For every generation, the same musical question always pops up, and we are left scratching our heads: what happens when pop artists age? Sometimes, as in the case of the Beatles, they shed their poppy roots with the aid of some hallucinogenics, and completely redefine their sound. In the case of Imperial Teen, they get older and write more pop songs about being old.
To be fair, Imperial Teen was never exactly a name known to all the young folks in the 90s, when they released their first album. They did, however, manage to craft a pop sound with songs that made it into teen movies and were staples on another 90s institution, MTV’s 120 Minutes. As a group, they’ve been known more for their previous projects, such as Faith No More and Sister Double Happiness, as well as current side projects (Will Schwartz’s hey willpower). The Hair the TV the Baby and the Band (Merge) is their first album in 5 years, and while the composition of the songs shows a great deal of range, there’s the pervading feeling that some indie label executive shrink-wrapped the band back in the previous decade.
The first track, “Everything”, sets an unusual tone for an album from an older group that was still young when they initially used the word “Teen” in their name. It begins with crashing symbols and tambourines, followed by a staccato piano melody that immediately calls to mind the days of doo-wop. The song has a catchiness that isn’t surprising, given its roots in a genre known for infectious melodies, but it also feels like the sonic equivalent of watching your parents trying to dance at a party. They’re trying real hard to prove they’ve still got it, but the attempt itself demonstrates that they’re working with outdated materials.
At other points throughout the album, the songs take on a little less silliness, and begin to sound more along the lines of Belle and Sebastian or Ben Folds (“What You Do”). When IT rocks out, especially on tracks like “Shim Sham” and “21st Century”, they sound more like The Breeders and The Rentals. It is a testament to their musical range, but one’s also left wondering if Imperial Teen is identifying their sound or just relying on established motifs.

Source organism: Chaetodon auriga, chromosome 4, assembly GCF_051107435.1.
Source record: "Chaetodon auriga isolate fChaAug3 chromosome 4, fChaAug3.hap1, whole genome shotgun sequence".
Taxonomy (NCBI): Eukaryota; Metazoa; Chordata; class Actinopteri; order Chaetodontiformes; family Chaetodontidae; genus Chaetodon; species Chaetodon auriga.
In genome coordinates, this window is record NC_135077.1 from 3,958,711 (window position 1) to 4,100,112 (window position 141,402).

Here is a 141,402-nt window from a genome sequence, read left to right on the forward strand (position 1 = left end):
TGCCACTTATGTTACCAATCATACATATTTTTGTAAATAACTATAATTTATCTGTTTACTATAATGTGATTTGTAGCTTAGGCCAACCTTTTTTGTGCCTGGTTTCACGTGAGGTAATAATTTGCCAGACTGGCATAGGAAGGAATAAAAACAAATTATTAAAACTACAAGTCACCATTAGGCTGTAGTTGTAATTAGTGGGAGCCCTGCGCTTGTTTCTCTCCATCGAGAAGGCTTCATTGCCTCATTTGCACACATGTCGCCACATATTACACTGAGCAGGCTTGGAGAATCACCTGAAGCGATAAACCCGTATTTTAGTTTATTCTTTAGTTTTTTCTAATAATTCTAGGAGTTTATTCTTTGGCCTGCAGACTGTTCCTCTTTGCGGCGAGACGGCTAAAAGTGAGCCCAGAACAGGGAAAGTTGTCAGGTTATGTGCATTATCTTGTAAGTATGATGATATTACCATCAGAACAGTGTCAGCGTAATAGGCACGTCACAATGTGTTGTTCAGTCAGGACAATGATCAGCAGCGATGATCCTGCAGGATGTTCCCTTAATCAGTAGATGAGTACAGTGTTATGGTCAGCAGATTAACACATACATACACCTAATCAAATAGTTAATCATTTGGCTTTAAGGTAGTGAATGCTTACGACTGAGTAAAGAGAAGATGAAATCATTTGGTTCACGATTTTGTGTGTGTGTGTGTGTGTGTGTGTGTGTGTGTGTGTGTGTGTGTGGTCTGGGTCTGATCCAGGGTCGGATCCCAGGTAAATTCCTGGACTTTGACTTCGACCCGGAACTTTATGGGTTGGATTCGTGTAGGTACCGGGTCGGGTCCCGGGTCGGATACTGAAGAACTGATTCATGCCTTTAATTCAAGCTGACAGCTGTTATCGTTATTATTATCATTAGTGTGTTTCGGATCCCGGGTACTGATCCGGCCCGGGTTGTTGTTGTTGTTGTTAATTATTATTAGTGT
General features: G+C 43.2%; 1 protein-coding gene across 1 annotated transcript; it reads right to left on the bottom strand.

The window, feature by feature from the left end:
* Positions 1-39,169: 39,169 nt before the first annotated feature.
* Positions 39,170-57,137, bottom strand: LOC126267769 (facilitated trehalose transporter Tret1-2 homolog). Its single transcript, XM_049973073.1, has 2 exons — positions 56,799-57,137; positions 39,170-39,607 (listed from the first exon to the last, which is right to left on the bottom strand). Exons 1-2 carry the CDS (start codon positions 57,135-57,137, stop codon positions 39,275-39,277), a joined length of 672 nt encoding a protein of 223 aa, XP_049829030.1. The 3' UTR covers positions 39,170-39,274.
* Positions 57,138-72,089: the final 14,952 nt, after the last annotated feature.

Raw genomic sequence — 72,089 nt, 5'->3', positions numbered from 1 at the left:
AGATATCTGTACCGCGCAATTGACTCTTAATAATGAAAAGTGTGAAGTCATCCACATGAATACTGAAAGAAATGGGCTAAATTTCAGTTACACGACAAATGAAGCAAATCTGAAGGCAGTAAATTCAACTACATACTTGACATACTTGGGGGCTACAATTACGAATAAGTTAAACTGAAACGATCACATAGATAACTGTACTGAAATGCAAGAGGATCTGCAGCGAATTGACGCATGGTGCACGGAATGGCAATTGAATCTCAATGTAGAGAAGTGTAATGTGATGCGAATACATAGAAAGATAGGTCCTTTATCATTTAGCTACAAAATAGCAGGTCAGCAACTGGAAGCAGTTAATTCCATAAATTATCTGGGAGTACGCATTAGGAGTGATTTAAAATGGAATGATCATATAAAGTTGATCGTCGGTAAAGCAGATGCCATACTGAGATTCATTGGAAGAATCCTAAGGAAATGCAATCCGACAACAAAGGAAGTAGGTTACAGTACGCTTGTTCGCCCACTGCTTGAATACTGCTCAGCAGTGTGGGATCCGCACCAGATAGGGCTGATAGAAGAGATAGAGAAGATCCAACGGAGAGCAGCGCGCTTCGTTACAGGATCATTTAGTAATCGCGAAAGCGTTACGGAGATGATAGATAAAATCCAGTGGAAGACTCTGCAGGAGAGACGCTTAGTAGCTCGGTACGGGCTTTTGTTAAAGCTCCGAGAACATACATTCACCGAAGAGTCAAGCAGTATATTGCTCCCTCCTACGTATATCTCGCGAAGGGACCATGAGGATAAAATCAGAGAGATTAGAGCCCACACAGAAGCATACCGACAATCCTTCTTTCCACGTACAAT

While some of the album seems to have nothing of any importance to say, the predominant topics of many of the songs are the personal journeys of the band since their last album. The album title, as well as the song “Baby and the Band”, which is really just an abbreviated version of the chorus, which is in fact the entire album title, refers to what the band has been up to during their hiatus. I could go into what each band member has been doing, but to be honest, I think they’re the only ones who really care. It’s easily their most self-involved track, a forced conceit that tries to capture 5 years of life and marry it to a jingle. They refer to “waking up in a foreign land”, as though they are just as surprised as we are to learn that they have come so far from where they’ve started. People feel this all the time, but the shallowness with which they treat this particular phenomenon, the disconnect one feels between two watermarks in life, serves only to keep them immersed in their world. In contrast, “Room With a View” is a much more mature and complex song, with more to offer than the chorus of “ah”s that it features. The same feelings of fleeting youth are discussed, but as the refrain points out, there is a difference between their assumptions about aging when they were younger and what they’ve actually found to be true. It’s when the songs are almost exclusively about their apparent fall from the public consciousness (“Fallen Idol”) that you want to sit them down and tell them how little you care. There’s a difference between writing what you know and being so self-centered that you think an entire album addressing what you’ve been up to for the past few years has any relevance to an audience that is composed of more than just band members and their immediate family and friends.
Nearly all of the songs on The Hair, the TV have the sort of infectiousness that will get listeners to walk around humming the tunes to themselves. Unfortunately, these same tunes can be compared unflatteringly with those from musicals, and even the most contagious infections don’t have a lot of staying power by themselves. - Eric Silver